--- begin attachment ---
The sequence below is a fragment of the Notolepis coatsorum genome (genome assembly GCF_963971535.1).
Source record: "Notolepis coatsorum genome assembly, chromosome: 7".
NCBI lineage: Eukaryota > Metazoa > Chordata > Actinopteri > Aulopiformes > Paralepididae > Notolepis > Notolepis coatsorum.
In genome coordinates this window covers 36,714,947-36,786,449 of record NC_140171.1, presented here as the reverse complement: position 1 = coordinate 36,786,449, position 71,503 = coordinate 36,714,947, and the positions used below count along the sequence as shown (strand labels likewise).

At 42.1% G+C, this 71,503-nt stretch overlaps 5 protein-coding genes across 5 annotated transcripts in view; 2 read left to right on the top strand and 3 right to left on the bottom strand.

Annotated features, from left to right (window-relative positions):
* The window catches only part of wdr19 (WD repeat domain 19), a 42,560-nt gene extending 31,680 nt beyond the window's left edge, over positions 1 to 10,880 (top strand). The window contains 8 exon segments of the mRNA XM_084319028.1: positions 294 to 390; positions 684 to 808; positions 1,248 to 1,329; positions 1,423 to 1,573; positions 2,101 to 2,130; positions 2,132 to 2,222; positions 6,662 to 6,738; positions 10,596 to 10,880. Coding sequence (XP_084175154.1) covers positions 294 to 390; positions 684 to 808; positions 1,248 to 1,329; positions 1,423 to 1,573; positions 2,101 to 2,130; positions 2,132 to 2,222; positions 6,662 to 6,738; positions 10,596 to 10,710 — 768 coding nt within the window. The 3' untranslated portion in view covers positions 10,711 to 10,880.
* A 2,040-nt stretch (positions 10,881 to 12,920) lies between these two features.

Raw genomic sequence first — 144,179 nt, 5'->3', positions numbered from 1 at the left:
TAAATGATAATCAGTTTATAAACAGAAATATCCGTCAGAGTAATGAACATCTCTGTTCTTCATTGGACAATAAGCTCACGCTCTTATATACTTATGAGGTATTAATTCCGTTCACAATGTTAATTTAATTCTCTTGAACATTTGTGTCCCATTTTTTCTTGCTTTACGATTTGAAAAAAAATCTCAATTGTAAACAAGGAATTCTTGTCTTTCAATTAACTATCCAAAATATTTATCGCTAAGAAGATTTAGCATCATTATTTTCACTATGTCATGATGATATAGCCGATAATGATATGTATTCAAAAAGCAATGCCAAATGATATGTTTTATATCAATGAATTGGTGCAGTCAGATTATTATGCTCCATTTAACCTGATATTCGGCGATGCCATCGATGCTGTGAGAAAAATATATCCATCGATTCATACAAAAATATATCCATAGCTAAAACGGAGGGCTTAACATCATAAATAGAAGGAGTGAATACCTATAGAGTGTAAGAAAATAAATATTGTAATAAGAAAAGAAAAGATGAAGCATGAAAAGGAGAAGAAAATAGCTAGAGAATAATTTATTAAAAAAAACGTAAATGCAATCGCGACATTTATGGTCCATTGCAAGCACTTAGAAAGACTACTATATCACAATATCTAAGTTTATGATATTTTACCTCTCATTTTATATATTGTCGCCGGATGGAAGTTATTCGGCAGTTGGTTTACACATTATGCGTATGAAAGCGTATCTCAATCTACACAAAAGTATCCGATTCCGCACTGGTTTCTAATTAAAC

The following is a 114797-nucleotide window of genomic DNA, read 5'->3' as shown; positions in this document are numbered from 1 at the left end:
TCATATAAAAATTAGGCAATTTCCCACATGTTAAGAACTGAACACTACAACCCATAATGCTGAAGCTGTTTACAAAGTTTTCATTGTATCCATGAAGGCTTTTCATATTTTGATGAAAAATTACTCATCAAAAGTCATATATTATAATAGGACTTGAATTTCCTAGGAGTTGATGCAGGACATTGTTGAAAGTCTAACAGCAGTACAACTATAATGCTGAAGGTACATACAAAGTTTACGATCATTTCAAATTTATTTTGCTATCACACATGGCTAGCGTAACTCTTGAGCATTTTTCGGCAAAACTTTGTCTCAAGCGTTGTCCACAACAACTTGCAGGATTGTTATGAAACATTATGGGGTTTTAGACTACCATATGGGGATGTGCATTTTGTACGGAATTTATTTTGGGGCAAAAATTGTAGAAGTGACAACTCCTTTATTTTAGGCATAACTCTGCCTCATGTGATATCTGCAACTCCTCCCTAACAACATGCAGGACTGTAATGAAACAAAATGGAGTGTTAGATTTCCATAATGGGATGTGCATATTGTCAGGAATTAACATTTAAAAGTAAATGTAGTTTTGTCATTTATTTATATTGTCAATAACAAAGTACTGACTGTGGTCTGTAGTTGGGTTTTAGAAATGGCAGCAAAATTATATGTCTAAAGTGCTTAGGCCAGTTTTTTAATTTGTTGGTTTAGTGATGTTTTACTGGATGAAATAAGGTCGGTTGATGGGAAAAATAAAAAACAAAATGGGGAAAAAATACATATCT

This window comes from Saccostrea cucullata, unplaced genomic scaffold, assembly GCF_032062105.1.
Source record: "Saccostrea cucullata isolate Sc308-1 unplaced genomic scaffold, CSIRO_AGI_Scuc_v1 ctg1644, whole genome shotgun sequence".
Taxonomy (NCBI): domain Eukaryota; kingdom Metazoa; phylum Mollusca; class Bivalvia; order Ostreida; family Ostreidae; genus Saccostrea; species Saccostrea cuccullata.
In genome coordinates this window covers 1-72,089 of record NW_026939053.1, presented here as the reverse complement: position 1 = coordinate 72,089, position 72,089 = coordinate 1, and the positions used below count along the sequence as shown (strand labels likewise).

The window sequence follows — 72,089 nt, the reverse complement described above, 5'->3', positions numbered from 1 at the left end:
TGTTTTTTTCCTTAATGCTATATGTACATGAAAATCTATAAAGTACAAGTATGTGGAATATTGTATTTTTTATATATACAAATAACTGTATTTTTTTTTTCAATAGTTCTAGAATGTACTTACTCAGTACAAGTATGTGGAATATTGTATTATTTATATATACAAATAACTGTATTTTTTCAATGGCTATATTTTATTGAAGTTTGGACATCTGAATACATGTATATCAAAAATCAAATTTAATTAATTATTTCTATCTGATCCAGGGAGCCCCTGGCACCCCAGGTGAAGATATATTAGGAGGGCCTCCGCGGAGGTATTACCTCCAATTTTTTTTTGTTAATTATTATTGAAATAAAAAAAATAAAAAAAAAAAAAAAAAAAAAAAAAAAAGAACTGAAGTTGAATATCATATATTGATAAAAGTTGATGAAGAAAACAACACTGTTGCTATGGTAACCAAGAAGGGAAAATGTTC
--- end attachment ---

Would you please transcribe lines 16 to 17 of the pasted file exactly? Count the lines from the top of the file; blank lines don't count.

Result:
In genome coordinates this window covers 1-72,089 of record NW_026939053.1, presented here as the reverse complement: position 1 = coordinate 72,089, position 72,089 = coordinate 1, and the positions used below count along the sequence as shown (strand labels likewise).

The window sequence follows — 72,089 nt, the reverse complement described above, 5'->3', positions numbered from 1 at the left end: